Every Week It's Wibbley-Wobbley Timey-Wimey Pookie-Reviewery...

Saturday, 10 December 2016

The Witch in the Woods

the Pale Lady: an adventure for characters of levels a  is a scenario for Lamentations of the Flame Princess Weird Fantasy Roleplay, the dark, mature Old School Renaissance retroclone published by Lamentations of the Flame Princess. It is written by Zzarchov Kowolski, the designer of the well-regarded Scenic Dunnsmouth, and plays upon fears of the unknown in the woods, of witches and abducted children, and of the fey. At just twelve pages long, it presents a short encounter that can be played through in a session or two and is self-contained enough that it can be dropped into most campaigns.

The player characters are employed by an Abbess to launch a raid on the estate of a witch known as the ‘Pale Lady’ who lives deep in the woods and who each spring sends her strange rabbit-men soldiers out to abduct children from nearby villages. Fortunately, this estate remains sealed for the rest of the year, but spring is fast approaching and thanks to a man who previously escaped his white mistress, the Abbess knows the incantation that will open the thick briar thickets that separate our world from the estate. The Abbess is also interested in some of the Pale Lady’s secrets, believing them to be of religious significance. In return for their help, the Abbess promises to give the adventurers a religious relic, a sword used in the Crusades.

What the adventurers find on the other side of the briar patch is more or less a plantation being worked by the abducted children. The Pale Lady’s plantation consists of no more than a few locations—the fields, the reed huts where the abducted children are kept, and her great hall. At this point, the adventurers could do no more than defeat the Rabbit-men, steal away as many of the children as they can, and make a run for it. This though would mean that they miss the weirdness of the scenario and to an extent it highlights an issue with the Pale Lady in that the players and their characters do have to be the active agents in the scenario, as for the most part, the Pale Lady is quite unlikely to stir from her watery throne. Should they investigate great hall and perhaps interact with her, the adventurers will gain hints as to the secrets that the Pale Lady is keeping. The first of these hints is to the existence of a great artefact in her possession, the second is to her source of rabbit-men. Both are nothing to be trifled with…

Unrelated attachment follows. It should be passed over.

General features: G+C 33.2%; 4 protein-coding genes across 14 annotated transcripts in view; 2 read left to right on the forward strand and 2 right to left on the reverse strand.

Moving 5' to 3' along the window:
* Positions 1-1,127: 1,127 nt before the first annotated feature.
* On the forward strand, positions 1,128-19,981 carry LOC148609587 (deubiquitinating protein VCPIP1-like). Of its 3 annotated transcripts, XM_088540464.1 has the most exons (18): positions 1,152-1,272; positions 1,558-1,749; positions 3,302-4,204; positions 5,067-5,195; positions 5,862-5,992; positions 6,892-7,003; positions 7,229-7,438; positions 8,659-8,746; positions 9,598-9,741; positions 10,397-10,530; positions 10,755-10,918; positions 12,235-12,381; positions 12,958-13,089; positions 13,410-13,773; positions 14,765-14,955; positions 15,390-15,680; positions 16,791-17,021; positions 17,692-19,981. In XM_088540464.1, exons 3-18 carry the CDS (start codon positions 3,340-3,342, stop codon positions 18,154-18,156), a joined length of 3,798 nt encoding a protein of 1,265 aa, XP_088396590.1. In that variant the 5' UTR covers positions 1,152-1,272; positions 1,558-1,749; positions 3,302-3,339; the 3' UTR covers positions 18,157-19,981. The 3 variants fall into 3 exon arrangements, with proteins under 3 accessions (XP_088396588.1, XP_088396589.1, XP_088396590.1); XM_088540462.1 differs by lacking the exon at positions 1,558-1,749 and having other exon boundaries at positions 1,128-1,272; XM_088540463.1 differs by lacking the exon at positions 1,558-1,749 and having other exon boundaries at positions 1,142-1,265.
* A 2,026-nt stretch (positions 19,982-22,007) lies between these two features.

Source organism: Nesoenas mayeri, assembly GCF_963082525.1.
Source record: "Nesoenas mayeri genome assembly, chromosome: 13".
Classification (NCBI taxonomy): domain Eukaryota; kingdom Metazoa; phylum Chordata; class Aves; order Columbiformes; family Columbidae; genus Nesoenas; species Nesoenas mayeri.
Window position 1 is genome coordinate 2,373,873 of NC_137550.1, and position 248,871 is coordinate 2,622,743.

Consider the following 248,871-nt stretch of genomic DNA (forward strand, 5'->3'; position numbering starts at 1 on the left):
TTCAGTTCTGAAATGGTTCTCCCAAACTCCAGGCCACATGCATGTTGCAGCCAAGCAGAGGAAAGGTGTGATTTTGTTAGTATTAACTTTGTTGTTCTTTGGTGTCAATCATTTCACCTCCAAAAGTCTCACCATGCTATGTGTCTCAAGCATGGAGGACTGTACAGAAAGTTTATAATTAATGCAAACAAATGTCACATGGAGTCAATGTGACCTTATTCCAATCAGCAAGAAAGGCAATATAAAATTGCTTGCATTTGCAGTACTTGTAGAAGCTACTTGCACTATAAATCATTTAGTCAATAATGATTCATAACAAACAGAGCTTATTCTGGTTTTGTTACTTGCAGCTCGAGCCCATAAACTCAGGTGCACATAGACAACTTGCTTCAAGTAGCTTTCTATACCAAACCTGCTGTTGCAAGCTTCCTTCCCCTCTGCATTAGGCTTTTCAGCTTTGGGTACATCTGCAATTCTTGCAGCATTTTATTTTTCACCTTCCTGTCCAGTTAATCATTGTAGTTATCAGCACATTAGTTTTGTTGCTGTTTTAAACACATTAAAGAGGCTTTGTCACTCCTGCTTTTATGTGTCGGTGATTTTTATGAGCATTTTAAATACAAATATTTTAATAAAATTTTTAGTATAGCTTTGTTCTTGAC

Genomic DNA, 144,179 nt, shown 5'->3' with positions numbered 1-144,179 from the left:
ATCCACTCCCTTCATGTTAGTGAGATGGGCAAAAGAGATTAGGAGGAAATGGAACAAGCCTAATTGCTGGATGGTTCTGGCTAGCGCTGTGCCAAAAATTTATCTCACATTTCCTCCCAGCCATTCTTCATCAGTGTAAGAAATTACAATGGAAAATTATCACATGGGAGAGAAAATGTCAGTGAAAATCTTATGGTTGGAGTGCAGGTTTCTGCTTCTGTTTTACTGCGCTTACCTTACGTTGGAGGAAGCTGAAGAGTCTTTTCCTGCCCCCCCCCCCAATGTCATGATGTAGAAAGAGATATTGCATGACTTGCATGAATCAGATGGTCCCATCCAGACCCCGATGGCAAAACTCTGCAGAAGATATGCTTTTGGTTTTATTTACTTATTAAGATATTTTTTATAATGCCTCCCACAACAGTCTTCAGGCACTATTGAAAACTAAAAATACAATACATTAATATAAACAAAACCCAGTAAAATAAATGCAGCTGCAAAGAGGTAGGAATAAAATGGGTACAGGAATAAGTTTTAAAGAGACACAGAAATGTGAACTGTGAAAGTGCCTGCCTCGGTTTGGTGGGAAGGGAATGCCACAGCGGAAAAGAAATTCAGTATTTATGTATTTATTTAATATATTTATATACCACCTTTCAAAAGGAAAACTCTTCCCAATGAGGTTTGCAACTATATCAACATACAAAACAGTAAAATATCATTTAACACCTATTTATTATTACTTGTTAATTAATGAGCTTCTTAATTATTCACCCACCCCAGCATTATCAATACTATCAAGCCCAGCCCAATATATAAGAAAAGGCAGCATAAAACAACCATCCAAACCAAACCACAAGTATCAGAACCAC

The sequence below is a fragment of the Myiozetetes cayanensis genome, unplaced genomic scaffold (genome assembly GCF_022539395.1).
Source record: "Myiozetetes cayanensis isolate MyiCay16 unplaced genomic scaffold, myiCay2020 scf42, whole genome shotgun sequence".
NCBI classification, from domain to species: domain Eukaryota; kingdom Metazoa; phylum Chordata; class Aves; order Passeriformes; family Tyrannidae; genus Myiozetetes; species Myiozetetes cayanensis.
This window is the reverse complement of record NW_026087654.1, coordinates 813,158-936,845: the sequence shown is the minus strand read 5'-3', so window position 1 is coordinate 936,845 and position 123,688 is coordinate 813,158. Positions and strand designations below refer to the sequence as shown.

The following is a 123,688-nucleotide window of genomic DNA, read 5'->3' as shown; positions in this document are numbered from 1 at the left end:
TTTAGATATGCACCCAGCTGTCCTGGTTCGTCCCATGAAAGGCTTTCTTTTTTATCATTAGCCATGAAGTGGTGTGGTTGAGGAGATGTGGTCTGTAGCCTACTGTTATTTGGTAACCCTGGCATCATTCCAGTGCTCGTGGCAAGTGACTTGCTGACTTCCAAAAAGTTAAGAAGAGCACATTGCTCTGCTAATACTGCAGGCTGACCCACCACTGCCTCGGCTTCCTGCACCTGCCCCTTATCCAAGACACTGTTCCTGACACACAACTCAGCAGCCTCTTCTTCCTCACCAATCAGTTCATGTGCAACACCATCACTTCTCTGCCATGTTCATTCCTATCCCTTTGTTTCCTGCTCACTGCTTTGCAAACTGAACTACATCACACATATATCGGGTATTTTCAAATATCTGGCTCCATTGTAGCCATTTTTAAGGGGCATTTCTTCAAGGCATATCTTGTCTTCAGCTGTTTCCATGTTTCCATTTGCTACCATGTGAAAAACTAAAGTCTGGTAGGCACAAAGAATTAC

What the Pale Lady owns is a great source of magic, an artefact akin to the ‘time cube’ that appeared in the author’s Scenic Dunnsmouth. (In fact, were other ‘cubes’ of similar nature to appear in the author’s other works, one might suggest that he was doing something to the ‘Cosmic Cubes’ of the Marvel Universe.) To determine the nature of the artefact may take some puzzling out—though the Pale Lady can be persauded to explain all in return for certain fecund bargains… This being Lamentations of the Flame Princess Weird Fantasy Roleplay, it should be no surprise that this is the sort of artefact that mortal men should not be playing about with and that there are greater and weirder dangers to be suffered from using it than any great powers that can be gained from it… Certainly, by the end of the Pale Lady, the adventurers will be questioning their sense of self.

If the Pale Lady lacks anything, it is a stronger introduction to help the Referee get the scenario started with greater ease and a better hook to get the adventurers involved. Otherwise, the scenario is well presented with solid artwork. the Pale Lady received only a limited print run, but is available in PDF.

The presence of the strange lady at its heart, of mirrors, and humanoid rabbits point in a slight fashion to the works of Lewis Carroll—Alice’s Adventures in  Wonderland and Through the Looking Glass—such that the Pale Lady would work well with A Red & Pleasant Land. Yet where the mood of A Red & Pleasant Land is Gand Guignol and High Gothic, that of the Pale Lady of quiet oppression and the weird. Only when the player characters poke it hard enough and get too curious do the weird and the oppression make their presence fully known. For the most part, the Pale Lady underplays its weird and its horror, making the players and their characters work for it, and the scenario works all the better for that.